Iceland's President Olafur Ragnar Grimsson appears to be a giving a rather strong 'two fingers up' to Britain and the Netherlands at the moment, by refusing to sign the 'Icesave' bill, sending it to the Icelandic people for a referendum instead. The bill in question would see Iceland pay Dutch and Britain savers £3.6 billion in lost deposits from the collapsed bank Icesave, and take on a debt worth around 40% of Iceland's GDP in 2009, equivalent to around 12,000 euros for every Icelandic citizen.
Speaking to Newsnight last night, President Grimsson said "You have to trust the democratic process. You see in France, in the Netherlands, in Ireland, in many European countries, referendums are a normal part of the democratic process."
Is it a coincidence that he selected three countries which chose to ignore the outcome of their referendums on the Lisbon Treaty? They are not the only EU countries to have ever held referendums - so we suspect that by flagging up those three, President Grimsson is making a rather pointed comment, something along the lines of: "just because the EU is afraid of referendums, and chooses to bulldoze over the will of its people, does not mean that Iceland will do the same."
He went on to add, "I know in Britain you don't really have the experience of trusting the people with a referendum, but all over Europe there are countries that trust the people with a referendum."
Hmm...you don't have to be Alan Turing to decode that one either: "Just because Britain reneged on its promise to hold a referendum on the Lisbon Treaty because it didn't think it could trust the people to vote in the 'correct way' doesn't mean we will do the same."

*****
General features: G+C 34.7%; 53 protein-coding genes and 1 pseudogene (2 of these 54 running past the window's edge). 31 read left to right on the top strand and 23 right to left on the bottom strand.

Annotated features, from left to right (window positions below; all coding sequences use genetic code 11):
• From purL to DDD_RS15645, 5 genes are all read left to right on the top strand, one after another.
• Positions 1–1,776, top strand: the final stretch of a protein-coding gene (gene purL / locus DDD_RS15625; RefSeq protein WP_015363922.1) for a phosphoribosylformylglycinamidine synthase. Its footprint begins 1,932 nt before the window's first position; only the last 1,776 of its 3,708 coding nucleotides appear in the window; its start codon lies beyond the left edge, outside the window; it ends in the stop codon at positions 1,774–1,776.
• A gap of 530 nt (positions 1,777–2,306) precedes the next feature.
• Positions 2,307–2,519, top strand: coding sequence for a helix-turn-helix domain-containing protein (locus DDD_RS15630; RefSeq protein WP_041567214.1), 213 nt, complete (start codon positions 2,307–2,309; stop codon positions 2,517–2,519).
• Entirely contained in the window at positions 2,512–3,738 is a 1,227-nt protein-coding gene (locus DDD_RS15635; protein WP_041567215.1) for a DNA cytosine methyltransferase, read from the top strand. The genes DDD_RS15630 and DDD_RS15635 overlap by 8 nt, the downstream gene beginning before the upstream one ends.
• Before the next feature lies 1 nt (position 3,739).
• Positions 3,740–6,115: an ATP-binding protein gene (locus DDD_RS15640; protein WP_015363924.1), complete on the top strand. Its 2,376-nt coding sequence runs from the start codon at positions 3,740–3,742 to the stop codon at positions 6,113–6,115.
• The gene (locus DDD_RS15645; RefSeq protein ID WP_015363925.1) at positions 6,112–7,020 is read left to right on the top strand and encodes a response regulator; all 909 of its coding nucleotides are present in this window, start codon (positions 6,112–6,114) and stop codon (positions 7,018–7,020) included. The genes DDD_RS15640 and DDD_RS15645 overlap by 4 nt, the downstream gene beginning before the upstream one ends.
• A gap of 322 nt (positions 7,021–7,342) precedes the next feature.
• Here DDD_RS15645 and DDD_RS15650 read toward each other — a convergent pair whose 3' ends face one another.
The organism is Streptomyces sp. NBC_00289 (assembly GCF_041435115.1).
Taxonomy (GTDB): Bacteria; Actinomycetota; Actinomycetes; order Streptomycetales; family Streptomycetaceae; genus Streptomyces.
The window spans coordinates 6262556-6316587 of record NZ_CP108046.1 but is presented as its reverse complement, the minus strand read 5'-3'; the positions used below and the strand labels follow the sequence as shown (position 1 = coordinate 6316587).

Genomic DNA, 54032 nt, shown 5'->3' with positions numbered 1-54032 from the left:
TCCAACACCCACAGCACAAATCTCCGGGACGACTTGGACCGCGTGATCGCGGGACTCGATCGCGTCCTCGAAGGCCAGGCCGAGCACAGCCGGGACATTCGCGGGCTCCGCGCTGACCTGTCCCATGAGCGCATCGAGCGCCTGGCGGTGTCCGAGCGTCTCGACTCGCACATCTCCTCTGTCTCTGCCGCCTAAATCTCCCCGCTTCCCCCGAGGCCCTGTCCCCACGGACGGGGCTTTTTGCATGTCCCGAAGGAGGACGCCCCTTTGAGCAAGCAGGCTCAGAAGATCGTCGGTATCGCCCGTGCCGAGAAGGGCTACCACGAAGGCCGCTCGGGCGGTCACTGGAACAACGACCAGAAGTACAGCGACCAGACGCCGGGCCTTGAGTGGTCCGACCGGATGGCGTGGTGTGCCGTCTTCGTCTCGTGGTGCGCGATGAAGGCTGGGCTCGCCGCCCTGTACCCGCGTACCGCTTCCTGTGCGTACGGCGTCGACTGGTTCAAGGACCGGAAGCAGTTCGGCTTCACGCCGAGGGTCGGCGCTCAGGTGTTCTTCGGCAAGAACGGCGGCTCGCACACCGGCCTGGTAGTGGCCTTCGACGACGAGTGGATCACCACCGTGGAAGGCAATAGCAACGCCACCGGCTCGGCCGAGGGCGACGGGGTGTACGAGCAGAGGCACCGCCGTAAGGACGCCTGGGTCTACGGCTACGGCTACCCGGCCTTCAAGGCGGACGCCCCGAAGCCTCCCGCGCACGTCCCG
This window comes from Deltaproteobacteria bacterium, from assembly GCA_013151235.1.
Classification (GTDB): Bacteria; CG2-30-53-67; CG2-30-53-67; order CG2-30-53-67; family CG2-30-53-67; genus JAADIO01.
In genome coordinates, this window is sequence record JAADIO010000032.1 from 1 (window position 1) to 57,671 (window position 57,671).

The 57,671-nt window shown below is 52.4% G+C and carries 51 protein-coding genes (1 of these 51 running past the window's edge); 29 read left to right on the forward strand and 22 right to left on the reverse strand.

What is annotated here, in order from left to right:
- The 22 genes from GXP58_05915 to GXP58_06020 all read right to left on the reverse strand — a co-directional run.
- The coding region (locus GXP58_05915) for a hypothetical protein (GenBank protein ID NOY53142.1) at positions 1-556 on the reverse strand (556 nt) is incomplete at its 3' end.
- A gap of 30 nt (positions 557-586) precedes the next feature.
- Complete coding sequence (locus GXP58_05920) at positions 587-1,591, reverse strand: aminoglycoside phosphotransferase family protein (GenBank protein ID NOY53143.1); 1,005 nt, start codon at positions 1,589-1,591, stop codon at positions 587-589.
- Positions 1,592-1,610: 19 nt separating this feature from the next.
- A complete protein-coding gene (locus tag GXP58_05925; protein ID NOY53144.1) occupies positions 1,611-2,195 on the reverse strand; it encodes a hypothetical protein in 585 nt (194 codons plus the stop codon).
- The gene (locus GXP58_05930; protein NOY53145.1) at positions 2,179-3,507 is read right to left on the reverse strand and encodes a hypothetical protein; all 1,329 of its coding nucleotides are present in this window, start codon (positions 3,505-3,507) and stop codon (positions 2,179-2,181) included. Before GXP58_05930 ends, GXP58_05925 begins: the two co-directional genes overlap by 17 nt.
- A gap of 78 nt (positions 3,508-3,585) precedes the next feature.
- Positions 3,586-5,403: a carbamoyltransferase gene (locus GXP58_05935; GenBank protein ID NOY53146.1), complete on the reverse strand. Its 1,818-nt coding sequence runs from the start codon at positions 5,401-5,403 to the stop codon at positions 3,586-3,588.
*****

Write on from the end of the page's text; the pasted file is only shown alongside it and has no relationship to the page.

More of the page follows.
Meanwhile a new poll out today from MMR has found that 58% of respondents in Iceland said they would vote against the bill in the upcoming referendum, to be held on 20 February, and 42% said they would vote in favour of it. Will the polling numbers remain like that? Possibly not. Iceland might see the same not-so-subtle pressure applied to it that Ireland did (in Lisbon Mark II). See comments from Lord Myners yesterday, threatening Iceland with being frozen out of the international financial system, and not being allowed to join the EU, although following it with a "I don't think it's a case of us having to warn them...The Icelandic Government recognised that this was the case."
In all honesty, the EU might have to think twice about extending membership to a country that trusts the people and is willing to put an issue like this to the test.